So that we never forget…

I saw this sign, “Torture is always wrong,” outside a Presbyterian church in Columbus, Indiana during my recent visit there. It can serve us well as a reminder that it is ten years ago this week since lawyers in the Bush Administration issued the “torture memos” justifying torture.

“Torture is always illegal,” writes Morris Davis, law professor and retired Air Force Col. and former chief prosecutor for the military commissions at Guantanamo Bay, Cuba, in today’s Los Angeles Times. “And we should mark the 10th anniversary of the effort by the Bush administration to justify torture, remembering that as a nation founded on religious and moral values, we must work to ensure that U.S. government-sponsored torture never occurs again.”


Home again to a gloomy economy and political paralysis

Home again to a hot and deeply green Washington after a few weeks in Europe. Midsummer Eve in Sweden today. Maybe I should have stayed another couple of days and enjoyed all the things of Midsummer, but with Europe in crisis and Greece in revolt the attraction wasn’t really there.

So I’m home again, and it feels good even if the political or economic situation is just as, or maybe even more, gloomy.

On the foreign policy front, I was met by President Obama’s statements to begin pulling back troops from Afghanistan, a statement criticized from both the left and the right. The country’s military leaders regard the troop reductions as too rapid and too drastic, but they have accepted them, while the left wing of the Democratic Party believes that the pull out is not fast enough.

Obama’s decision to withdraw 33,000 troops by next summer is a compromise that also reflects the declining support among the American public for war in Afghanistan after Osama bin Laden’s death. Doyle McManus in the Los Angeles Times and Fred Kaplan of Slate Magazine have some excellent reflections on the background and reasons for Obama’s decision.

On the domestic front, I was met by continued political paralysis in Washington, so characteristic of the divided power structure, with the White House and the Senate in Democratic hands, and with Republicans in the lead in the House of Representatives.

August 2 – the deadline for raising the debt ceiling – is fast approaching. This should be a routine decision like so many times before over the years, but it has now turned into a decision about everything in the American economy – debt, deficit, taxes, Medicare, pensions.

So far, there are no indications of a breakthrough in the negotiations led by Vice President Joe Biden. On the contrary. This week the Republican representatives left the negotiating table. The main reason was a continuing and stubborn “no” to anything that might look like a tax increases, including proposals from the Democrats to pay for part of budget cuts of two trillion dollars by not extending current tax breaks for the wealthiest in the American society.

David Leonhardt in his column, “Economic Scene” the other day in New York Times explains.

At the same time, words this week about the economy from Federal Reserve Chairman Ben Bernanke were surprisingly gloomy, as he predicted economic growth this year and next year probably will be lower than what the Fed predicted just a few months ago.

Midsummer in Sweden does not sound so bad … after all.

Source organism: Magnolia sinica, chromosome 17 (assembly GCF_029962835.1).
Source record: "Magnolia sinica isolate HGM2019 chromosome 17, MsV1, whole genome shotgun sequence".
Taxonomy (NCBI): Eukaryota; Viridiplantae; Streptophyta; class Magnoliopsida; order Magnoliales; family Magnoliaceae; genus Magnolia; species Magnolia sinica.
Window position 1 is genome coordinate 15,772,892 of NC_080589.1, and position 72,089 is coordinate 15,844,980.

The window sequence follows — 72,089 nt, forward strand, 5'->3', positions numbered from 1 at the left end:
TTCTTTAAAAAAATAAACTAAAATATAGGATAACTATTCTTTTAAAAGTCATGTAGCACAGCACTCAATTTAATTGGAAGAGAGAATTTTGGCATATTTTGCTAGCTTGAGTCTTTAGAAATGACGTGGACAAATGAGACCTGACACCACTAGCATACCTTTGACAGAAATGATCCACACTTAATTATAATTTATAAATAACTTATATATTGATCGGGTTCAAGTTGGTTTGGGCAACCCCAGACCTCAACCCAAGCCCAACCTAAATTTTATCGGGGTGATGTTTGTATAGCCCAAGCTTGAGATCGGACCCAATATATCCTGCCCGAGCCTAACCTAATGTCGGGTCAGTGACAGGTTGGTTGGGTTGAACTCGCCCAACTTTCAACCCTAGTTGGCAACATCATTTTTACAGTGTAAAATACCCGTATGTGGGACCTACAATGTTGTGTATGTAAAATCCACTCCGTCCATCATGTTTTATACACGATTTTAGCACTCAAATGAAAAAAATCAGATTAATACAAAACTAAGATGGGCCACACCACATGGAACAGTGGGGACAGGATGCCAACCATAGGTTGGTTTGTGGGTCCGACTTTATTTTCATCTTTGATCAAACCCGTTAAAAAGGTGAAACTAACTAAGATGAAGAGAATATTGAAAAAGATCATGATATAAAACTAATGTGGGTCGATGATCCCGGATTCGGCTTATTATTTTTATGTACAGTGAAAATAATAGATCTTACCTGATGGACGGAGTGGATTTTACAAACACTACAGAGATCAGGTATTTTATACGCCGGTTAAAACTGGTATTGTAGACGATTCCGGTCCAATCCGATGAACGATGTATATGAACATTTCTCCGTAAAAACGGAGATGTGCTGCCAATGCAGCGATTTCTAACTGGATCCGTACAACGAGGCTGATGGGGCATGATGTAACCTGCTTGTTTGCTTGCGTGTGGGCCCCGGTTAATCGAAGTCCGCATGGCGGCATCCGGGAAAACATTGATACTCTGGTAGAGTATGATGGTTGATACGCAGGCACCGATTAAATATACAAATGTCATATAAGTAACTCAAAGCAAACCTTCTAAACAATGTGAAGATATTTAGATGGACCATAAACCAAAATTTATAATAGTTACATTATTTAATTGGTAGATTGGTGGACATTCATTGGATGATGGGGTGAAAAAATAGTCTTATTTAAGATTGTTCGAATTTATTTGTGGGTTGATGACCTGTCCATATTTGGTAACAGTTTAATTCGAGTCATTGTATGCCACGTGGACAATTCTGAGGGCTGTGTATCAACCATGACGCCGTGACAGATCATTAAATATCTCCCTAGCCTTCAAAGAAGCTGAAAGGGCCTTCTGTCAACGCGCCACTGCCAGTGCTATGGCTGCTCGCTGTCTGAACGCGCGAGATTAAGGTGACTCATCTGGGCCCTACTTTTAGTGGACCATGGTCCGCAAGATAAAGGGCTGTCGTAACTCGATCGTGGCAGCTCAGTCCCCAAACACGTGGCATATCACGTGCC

Only one third supports Afghan war

The war in Afghanistan is increasingly unpopular in America. Not since 2007, when the Washington Post-ABC News first began asking the American people about the war in Afghanistan, has the support for the war been as low as in the latest poll published on Tuesday.

The new figures show that only 31 per cent think that Afghanistan is “worth fighting for.” Of these, only 19 per cent are Democrats and 27 per cent Independents. In late 2009, 44 percent opposed the war. That figure has now risen to 64 percent.

73 percent of the respondents think that America should withdraw its troops from Afghanistan next summer, but a majority of respondents does not believe that will happen.

Nearly 1,500 U.S. soldiers have died in the Afghanistan war. The U.S. now has over 100,000 soldiers in Afghanistan and a first troop reduction is planned for next summer.

The massive opposition to the Afghanistan war among Democratic and independent voters may compel President Obama to revise his war strategy with view of next year’s elections. It is particularly troubling for Obama that two thirds of the independent voters, whose support paved the way for his election victory in 2008, now do not support the war.

Gates: no more Afghanistans or Iraqs

Secretary of Defense, Robert Gates, said the other day in a speech at West Point that it would be highly unlikely that the United States would again send its soldiers into wars such as Afghanistan and Iraq.

Any Secretary of Defense who advises the President to do that “should have his head examined,” said Gates, who will leave his office later this year. There is no word yet on his eventual replacement. Gates said that the “odds of repeating another Afghanistan or Iraq may be low.”  

The speech before the West Point cadets was not a direct criticism of President Bush’s decision to go to war against Iraq, but it might be important to recall that Gates, a Republican who replaced Donald Rumsfeld as Defense Secretary at the end of 2006, was a close assistant to Brent Scowcroft, the National Security Adviser during the first President Bush’s time in the White House, who later became a leading critic of President George W. Bush’s decision to go to war against Iraq.

The United States Army will continue to face challenges around the world but, Gates said. That will require a change in culture within the Army and a necessity for different training and equipment to meet these new challenges.